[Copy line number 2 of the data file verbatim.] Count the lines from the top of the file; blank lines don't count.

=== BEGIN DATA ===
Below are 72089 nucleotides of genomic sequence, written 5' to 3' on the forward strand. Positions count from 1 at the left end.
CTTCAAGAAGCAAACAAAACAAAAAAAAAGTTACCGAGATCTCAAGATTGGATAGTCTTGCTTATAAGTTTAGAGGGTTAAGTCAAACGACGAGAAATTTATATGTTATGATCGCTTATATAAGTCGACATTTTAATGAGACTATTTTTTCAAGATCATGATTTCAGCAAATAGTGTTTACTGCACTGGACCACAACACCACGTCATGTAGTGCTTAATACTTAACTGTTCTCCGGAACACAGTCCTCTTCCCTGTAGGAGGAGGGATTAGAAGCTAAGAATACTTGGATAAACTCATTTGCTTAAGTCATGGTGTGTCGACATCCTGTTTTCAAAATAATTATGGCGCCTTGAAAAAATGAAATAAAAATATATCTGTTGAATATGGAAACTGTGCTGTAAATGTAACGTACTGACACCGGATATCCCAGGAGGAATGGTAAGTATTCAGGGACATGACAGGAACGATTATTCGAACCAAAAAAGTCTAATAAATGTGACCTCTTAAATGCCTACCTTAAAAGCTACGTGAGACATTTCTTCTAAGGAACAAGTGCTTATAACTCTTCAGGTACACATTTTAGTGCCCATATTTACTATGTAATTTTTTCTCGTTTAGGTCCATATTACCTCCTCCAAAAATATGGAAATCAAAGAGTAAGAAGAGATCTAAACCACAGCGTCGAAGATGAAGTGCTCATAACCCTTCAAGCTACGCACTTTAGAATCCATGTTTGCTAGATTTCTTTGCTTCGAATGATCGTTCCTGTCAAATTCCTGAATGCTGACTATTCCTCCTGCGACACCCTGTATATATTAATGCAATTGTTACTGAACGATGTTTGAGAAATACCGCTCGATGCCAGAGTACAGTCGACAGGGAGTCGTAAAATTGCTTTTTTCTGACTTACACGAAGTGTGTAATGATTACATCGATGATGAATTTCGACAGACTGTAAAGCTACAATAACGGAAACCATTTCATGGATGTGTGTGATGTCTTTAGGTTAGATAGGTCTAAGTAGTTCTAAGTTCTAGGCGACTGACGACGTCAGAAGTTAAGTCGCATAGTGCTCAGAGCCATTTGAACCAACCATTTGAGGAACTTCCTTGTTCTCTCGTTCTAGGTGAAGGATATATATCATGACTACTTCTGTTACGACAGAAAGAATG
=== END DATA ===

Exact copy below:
CTTCAAGAAGCAAACAAAACAAAAAAAAAGTTACCGAGATCTCAAGATTGGATAGTCTTGCTTATAAGTTTAGAGGGTTAAGTCAAACGACGAGAAATTTATATGTTATGATCGCTTATATAAGTCGACATTTTAATGAGACTATTTTTTCAAGATCATGATTTCAGCAAATAGTGTTTACTGCACTGGACCACAACACCACGTCATGTAGTGCTTAATACTTAACTGTTCTCCGGAACACAGTCCTCTTCCCTGTAGGAGGAGGGATTAGAAGCTAAGAATACTTGGATAAACTCATTTGCTTAAGTCATGGTGTGTCGACATCCTGTTTTCAAAATAATTATGGCGCCTTGAAAAAATGAAATAAAAATATATCTGTTGAATATGGAAACTGTGCTGTAAATGTAACGTACTGACACCGGATATCCCAGGAGGAATGGTAAGTATTCAGGGACATGACAGGAACGATTATTCGAACCAAAAAAGTCTAATAAATGTGACCTCTTAAATGCCTACCTTAAAAGCTACGTGAGACATTTCTTCTAAGGAACAAGTGCTTATAACTCTTCAGGTACACATTTTAGTGCCCATATTTACTATGTAATTTTTTCTCGTTTAGGTCCATATTACCTCCTCCAAAAATATGGAAATCAAAGAGTAAGAAGAGATCTAAACCACAGCGTCGAAGATGAAGTGCTCATAACCCTTCAAGCTACGCACTTTAGAATCCATGTTTGCTAGATTTCTTTGCTTCGAATGATCGTTCCTGTCAAATTCCTGAATGCTGACTATTCCTCCTGCGACACCCTGTATATATTAATGCAATTGTTACTGAACGATGTTTGAGAAATACCGCTCGATGCCAGAGTACAGTCGACAGGGAGTCGTAAAATTGCTTTTTTCTGACTTACACGAAGTGTGTAATGATTACATCGATGATGAATTTCGACAGACTGTAAAGCTACAATAACGGAAACCATTTCATGGATGTGTGTGATGTCTTTAGGTTAGATAGGTCTAAGTAGTTCTAAGTTCTAGGCGACTGACGACGTCAGAAGTTAAGTCGCATAGTGCTCAGAGCCATTTGAACCAACCATTTGAGGAACTTCCTTGTTCTCTCGTTCTAGGTGAAGGATATATATCATGACTACTTCTGTTACGACAGAAAGAATG